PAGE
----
For some, the idea of foraging for food brings to mind a small animal, probably a squirrel, hunting for food and dragging it back to his nest. However modern day foraging means something completely different. Sourcing food directly from mother nature is the ultimate eco-friendly way of gathering food: it allows one to avoid the inevitable carbon footprint associated with supporting the behemoths of the supermarket industry.
Nature presents lots of opportunities to forage for food. Mushrooms are a prime example, with varieties such as Chanterelle and Penny Bun particularly popular as ingredients. However, mushrooming isn’t advised for the inexperienced forager as you need to be able to identify the dangerous varieties or you might find yourself in an altered state of mind or even worse, seriously ill. And certain types of flora have been used to create a whole range of hot drinks: for example roasted dandelion roots can be used to make dandelion coffee while nettle tea simply involves adding boiling water to nettles.
However one of the most interesting and abundant (in our part of Pembrokeshire, at least) ingredients that can be found in Mother Nature’s bosom is wild garlic or ramsoms (our more remote readers may know them as devil’s garlic, bear garlic and or even Stinking Jenny). Found in woodland, usually near bluebells, it is easily identifiable by its garlic smell and its long leaves, similar to Lily of the Valley (which is highly poisonous by the way, so make sure you don’t get them mixed up – a good sniff should reassure you). Locally, they usually start appearing around Easter & carry on for just a few short weeks before the flowers appear & the flavour changes.
The main difference between wild garlic and the garlic cloves found in supermarkets is that it is the leaves that are usually used when cooking with wild garlic. While the bulbs are edible, they are often much lesser in quantity.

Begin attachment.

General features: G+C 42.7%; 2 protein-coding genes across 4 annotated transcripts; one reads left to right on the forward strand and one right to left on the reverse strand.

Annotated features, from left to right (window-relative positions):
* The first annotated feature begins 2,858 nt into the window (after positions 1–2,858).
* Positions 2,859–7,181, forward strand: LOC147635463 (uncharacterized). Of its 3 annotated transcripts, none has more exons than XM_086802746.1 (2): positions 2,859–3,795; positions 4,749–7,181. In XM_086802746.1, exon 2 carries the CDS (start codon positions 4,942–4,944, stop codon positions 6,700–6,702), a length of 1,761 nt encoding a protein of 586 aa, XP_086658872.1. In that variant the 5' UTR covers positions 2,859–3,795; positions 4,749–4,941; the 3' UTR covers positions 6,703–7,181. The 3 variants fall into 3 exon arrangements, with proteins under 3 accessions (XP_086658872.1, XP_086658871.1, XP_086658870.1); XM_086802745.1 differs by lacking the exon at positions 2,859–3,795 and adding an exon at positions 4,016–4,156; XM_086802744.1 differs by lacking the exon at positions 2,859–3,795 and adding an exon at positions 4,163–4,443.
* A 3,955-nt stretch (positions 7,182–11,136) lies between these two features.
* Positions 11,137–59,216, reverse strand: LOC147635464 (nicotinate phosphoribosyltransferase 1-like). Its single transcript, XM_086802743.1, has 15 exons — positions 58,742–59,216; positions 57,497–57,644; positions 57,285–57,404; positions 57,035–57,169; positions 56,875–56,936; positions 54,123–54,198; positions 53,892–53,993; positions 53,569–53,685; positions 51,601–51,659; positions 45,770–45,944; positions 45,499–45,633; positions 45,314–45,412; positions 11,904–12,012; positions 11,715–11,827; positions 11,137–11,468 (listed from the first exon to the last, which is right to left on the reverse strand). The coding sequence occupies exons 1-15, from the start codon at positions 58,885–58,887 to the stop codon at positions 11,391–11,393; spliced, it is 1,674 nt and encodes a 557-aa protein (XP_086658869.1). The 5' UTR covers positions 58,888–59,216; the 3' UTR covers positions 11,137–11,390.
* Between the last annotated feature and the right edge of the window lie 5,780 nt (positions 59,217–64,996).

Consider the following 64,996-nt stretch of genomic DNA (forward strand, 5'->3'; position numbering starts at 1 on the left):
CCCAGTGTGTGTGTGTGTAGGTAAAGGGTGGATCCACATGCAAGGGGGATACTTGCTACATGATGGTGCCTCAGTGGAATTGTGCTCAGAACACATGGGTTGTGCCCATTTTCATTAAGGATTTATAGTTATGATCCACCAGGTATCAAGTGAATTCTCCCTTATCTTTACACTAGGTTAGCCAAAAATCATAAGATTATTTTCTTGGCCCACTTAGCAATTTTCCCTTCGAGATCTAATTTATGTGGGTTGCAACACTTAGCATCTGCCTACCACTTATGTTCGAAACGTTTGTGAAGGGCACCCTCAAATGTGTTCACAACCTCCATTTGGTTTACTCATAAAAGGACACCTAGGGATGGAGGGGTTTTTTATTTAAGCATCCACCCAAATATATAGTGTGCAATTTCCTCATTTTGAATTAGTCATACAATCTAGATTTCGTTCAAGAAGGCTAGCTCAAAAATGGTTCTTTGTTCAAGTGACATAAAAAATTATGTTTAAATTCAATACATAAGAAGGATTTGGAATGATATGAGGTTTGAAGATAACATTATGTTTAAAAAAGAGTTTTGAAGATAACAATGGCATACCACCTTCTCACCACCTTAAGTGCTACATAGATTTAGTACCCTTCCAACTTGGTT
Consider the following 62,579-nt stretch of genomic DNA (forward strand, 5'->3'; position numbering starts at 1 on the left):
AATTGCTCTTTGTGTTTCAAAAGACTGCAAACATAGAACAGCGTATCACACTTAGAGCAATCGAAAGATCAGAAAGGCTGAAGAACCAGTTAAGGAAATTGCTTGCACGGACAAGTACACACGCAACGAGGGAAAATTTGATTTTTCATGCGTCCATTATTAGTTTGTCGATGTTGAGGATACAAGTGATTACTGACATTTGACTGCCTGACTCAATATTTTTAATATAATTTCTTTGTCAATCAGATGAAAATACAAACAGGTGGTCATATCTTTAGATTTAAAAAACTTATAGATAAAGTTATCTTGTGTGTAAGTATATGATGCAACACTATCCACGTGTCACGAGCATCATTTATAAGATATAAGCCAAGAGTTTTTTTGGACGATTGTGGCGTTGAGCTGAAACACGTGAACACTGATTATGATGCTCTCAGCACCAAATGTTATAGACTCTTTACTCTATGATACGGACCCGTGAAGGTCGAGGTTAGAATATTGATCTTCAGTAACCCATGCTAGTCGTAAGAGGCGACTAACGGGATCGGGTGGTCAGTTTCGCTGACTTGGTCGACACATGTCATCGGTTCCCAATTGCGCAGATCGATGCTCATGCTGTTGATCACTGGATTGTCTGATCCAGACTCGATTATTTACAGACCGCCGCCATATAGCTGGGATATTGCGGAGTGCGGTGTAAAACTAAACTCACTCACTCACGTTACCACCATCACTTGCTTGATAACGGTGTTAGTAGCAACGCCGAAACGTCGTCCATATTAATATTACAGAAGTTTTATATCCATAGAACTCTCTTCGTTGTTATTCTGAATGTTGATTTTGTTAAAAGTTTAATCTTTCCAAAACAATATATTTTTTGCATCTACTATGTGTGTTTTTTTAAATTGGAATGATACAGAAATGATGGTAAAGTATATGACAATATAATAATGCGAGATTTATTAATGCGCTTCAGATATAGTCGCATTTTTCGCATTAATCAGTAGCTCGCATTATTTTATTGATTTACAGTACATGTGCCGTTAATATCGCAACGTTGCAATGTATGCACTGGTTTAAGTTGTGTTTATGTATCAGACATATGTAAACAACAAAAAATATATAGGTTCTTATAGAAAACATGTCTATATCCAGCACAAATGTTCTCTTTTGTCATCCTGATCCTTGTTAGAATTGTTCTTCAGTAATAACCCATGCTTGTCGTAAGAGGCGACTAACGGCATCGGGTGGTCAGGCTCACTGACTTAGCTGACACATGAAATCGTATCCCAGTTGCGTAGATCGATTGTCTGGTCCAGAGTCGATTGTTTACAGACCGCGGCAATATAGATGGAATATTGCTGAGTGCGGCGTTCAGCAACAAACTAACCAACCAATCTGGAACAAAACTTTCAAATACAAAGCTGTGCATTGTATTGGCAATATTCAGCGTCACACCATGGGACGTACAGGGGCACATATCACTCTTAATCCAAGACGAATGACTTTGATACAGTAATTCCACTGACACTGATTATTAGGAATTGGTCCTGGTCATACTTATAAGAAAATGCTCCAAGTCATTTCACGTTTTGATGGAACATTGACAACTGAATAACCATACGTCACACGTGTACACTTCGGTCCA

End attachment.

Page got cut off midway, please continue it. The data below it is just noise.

The great thing about cooking with wild garlic is that the leaves are remarkably easy to prepare. Once they have been washed, they should be finely chopped and then they are ready to use!
Another major difference between wild garlic and shop-bought garlic is that wild garlic gives a milder taste than garlic gloves. However we’re told that if the chopped leaves are soaked in vinegar for a couple of weeks, it brings out a much stronger flavour – we’ve yet to manage to resist cooking with them fresh, maybe next year.
There are a wide range of recipes that can make use of wild garlic. It can be used in traditional meals as a substitute for garlic cloves but there are also plenty of recipes that are based solely on using wild garlic leaves, such as wild garlic pesto or wild garlic and nettle soup.
Wild garlic pesto is a particularly tasty recipe that is an easy introduction into the world of cooking with wild garlic. Simply blend some wild garlic with pinenuts, slowly adding olive oil until you are left with a smooth texture (we recommend the instructions at Badger Bushcraft, (http://www NULL.badgerbushcraft NULL.com/wild-food/how-to-make-ramson-or-wild-garlic-pesto NULL.htm) if you want more detailed information). There are lots of extra ingredients that can be added to enhance the flavour such as nettles, another popular ingredient with foragers.
While the idea of foraging for food may make you feel like Fred or Wilma Flintstone, it is a habit worth considering in this eco-conscious age that we live in. And what’s more, the freshness of the produce will add an extra-special ingredient to your meal. So next time you’re taking a walk, keep an eye out for what you can pick up for dinner on your way.
For further recipe suggestions, you can also visit www.bbc.co.uk/food/wild_garlic (http://www NULL.bbc NULL.co NULL.uk/food/wild_garlic).